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8-2-18 Newz .1004MC dropped, Treasury Proposes Appraisal Downsizing, Rural Appraisals

No more 1004MC for Fannie appraisals

Date: 7/30/18 1:46
My note: This was posted in an appraiser yahoo email discussion group I have subscribed to since it started awhile ago. The person who sent it is very reliable. I have known him personally for many years. Below is the email. When I used to travel a lot to appraisal conferences, sometimes Fannie would make comments on significant changes. This was one of those comments. When I speak I am a lot more candid than when I write for unknown reasons. Maybe Fannie speakers do the same sometimes.
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Posted discussion group message:
“I’m in Nashville at the National Appraisal Institute Conference. I just left a presentation given by the collateral policy managers at Fannie Mae and Freddie Mac.”

The Fannie spokesperson said that Fannie Mae has decided not to make the 1004MC a required from anymore; the change will be effective as of the new Selling Guide update, which is expected to come out next week.

I asked Freddie if they planned to drop the requirement as well? They said they had considered dropping it when the new reporting formats were finalized, but also said in light of Fannie’s announcement, they may not wait until the form-changes and adopt that decision sooner.

The Fannie spokesperson said that just because Fannie won’t requirement doesn’t mean a lender might not still want it. So, she warned not to expect all lenders to adopt the change instantly.

In my opinion, I think most lenders will opt out of the 1004mc form, but will require something else (data/analysis) in the report to support the market condition identification and adjustments (if warranted). So I don’t anticipate the need for market condition analyses to go away (and it shouldn’t, in my opinion) but I do anticipate more flexibility in the manner we (individual appraisers) want to present that data.”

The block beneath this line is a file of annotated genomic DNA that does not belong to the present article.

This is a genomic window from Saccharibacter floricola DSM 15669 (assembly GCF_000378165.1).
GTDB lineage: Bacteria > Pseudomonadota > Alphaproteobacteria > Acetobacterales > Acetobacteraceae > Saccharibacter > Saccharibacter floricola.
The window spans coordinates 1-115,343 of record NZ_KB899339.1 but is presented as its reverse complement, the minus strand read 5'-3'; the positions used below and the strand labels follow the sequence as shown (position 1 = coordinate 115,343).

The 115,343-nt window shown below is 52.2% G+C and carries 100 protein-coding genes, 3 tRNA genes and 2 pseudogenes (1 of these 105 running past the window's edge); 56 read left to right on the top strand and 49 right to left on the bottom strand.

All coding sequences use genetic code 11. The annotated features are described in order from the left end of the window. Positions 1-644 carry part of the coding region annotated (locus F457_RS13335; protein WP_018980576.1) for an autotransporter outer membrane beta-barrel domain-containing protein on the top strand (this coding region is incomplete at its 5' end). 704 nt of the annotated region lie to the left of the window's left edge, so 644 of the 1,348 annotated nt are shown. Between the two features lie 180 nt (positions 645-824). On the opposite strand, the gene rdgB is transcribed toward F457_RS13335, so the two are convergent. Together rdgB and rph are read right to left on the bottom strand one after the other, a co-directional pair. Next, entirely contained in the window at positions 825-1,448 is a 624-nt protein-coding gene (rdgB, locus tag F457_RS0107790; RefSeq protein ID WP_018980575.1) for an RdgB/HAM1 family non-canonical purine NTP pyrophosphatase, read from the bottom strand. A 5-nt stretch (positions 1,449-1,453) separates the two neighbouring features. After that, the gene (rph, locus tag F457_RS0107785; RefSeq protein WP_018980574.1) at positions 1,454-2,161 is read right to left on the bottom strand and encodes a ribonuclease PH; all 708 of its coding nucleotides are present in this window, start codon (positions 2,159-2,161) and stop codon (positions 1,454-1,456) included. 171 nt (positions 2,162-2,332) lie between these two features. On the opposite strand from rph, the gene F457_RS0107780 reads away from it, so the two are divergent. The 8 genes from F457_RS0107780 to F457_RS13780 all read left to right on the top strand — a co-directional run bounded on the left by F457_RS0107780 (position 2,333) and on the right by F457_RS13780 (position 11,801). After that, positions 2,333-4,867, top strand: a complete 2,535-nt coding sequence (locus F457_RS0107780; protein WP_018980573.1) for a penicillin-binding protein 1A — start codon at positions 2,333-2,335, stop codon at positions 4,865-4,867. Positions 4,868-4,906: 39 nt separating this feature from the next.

What I think about 1004MC: The 1004MC forced appraisers to make market conditions adjustments, which lenders had to accept. When I started my appraisal business in 1986, I was told by local, well respected appraisers that lenders “did not want any time adjustments.” Apparently this had been going on for many years. During price declines in the 1990s, I personally knew appraisers who went out of business because they refused to not make time adjustments. All my lender clients allowed them or they were off my approved client list.

I started appraising in the 1970s at assessor’s offices. We were making 2% per month time adjustments. Guess I just got “bad training” for lender appraisals ;>

Appraiser comments: Of course, there were lots of appraiser comments. Dave Towne’s are below:
~1 Lenders and AMC’s (and the other gov’t agencies) won’t back down on requiring the 1004MC form in reports. So you will have to do it, regardless of what the GSE’s do.

~2 Some report users may design their own market conditions reporting form, and demand its inclusion in reports per their own assignment conditions.(One no-longer-in business-by that-name AMC did this in 2008, and demanded their form be included even after the MC form became mandated – until appraisers loudly complained.) These may not be acceptable to other lenders/users. So we could have a situation where multiple users have different forms required, which will greatly complicate completion of reports in a timely manner.

~3 The several report software providers may design something to replace the MC form, which you could then be used in reports. But if 4 (or more) different ones exist, the same situation as in #3 will occur.